In a recent decision, the New South Wales Court of Appeal had to decide whether the annuity given by the deceased to his widow (‘the Appellant’) under his will was adequate to provide for the appellant’s proper maintenance and advancement in life.
An annuity pays you a guaranteed income for a period of time of your choice; you can choose whether you want to receive payments for the rest of your life, or for a fixed number of years. An annuity provides certainty, as you know how much income you’ll receive and the length of time it will last.
Geoffrey Steinmetz married his second wife Gayle in late 2011, following a long de facto relationship that had begun in 1988. The couple were financially independent during their marriage, however, Geoffrey paid for their mutual entertainment, holiday and household expenses. Gayle had provided full-time care for Geoffrey over a period of 15 years, during which he had suffered ill health.
Geoffrey made his last Will in hospital prior to a life-threatening operation in September 2016 (the ‘Will’); his son-in-law, a solicitor, took instructions and drafted a Will appointing Geoffrey’s two children from his first marriage as the executors and trustees. The Will left Gayle with all of Geoffrey’s personal items including the contents of his house and an annuity of $52,000 per annum (paid quarterly) for the remainder of her life (the ‘Annuity’). His two children were left the residue of the estate. The Will replaced one made 2013, which had provided more generously for Gayle.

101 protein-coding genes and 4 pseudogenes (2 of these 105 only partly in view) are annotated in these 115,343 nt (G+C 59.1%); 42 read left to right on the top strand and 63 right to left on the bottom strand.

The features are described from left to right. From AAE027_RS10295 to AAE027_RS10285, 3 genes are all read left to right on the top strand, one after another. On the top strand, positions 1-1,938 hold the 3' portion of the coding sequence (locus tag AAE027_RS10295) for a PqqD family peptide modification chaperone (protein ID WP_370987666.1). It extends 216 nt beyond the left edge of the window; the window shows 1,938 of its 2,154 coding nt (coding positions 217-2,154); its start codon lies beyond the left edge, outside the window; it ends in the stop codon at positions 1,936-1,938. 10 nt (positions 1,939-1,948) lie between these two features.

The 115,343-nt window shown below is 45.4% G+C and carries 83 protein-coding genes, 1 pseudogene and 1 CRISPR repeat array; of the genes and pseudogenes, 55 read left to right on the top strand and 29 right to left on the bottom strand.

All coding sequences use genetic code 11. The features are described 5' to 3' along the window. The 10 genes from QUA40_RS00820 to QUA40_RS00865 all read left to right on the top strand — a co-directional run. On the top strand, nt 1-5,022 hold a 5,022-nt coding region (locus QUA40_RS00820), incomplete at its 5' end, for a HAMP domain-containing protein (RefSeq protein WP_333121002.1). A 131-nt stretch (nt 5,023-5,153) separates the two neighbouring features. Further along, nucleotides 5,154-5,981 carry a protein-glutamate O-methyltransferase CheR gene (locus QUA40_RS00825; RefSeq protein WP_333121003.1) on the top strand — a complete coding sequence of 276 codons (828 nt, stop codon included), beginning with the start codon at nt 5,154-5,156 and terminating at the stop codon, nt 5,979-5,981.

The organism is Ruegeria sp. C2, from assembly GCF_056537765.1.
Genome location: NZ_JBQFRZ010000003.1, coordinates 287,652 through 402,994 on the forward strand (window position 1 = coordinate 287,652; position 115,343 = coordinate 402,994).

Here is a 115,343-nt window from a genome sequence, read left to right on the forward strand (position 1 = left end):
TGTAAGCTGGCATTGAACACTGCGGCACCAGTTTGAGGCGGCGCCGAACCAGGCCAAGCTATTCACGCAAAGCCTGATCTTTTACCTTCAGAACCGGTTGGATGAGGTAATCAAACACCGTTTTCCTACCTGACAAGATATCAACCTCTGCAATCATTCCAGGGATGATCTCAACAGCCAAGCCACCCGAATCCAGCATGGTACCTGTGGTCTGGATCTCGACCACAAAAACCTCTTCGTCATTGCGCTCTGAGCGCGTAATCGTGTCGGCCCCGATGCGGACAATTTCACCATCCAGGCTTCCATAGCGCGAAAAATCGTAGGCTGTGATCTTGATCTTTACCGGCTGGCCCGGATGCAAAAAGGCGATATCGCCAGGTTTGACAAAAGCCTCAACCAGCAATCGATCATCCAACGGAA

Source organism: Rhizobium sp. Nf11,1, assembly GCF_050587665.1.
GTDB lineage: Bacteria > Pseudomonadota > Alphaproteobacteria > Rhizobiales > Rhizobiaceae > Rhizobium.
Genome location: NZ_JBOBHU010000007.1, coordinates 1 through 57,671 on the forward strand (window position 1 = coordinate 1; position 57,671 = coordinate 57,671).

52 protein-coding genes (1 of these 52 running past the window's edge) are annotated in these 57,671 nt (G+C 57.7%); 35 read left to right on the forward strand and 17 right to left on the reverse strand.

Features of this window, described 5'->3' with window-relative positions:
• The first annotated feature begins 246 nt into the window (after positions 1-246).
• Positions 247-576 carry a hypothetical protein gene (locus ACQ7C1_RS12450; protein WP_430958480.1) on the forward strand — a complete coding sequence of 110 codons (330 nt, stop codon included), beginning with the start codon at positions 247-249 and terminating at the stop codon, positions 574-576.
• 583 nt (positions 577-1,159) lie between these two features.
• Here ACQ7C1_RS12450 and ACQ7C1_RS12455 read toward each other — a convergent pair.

When Geoffrey died his estate was valued at approximately $6.8 million.
Following Geoffrey’s death , Gayle (the ‘Applicant’) made a family provision claim under s59 of the Succession Act 2006 (NSW), submitting that the provision under the Will was inadequate for her proper maintenance, education or advancement in life and that although her assets were valued at around $700,000 she was living frugally.
A lower court dismissed Gayle’s application holding that the Annuity provided adequate provision for her proper maintenance by enabling her to continue to live in her home with an expected annual surplus of approximately $34,000.
“She will not have the benefits, the security, the holidays, the comforts and the additional financial advantages that she enjoyed during her relationship with the deceased. But as a matter of law, should she be entitled to expect more?”
Gayle appealed this decision.
The full bench of the Supreme Court of NSW unanimously set aside the lower court’s order, noting adequate provision had not been made for Gayle. In considering the particular circumstances of the case, the Court accounted for ‘the size of the estate, any competing claims, the applicant’s conduct and the applicant’s relationship with the deceased’ including Gayle’s role as Geoffrey’s primary carer over many years, the size of the estate which was large enough to meet all competing claims, as well as Gayle’s desire to relocate for better medical treatment for her own health care.
The Court ordered that a provision of $1,750,000 be set aside for Gayle in lieu of the Annuity (annuity payments made up until the appeal regarded as interim maintenance) finding, that she was capable of managing her own affairs, and therefore it was not appropriate for her to be reliant on quarterly payments made by Geoffrey’s children in their role as Executors & Trustees of Geoffrey’s estate. Importantly the ‘historical..tensions’ between Gayle and at least one of Geoffrey’s children could be exacerbated if she were obliged to have an ongoing relationship with them due to their responsibility for payment of the Annuity.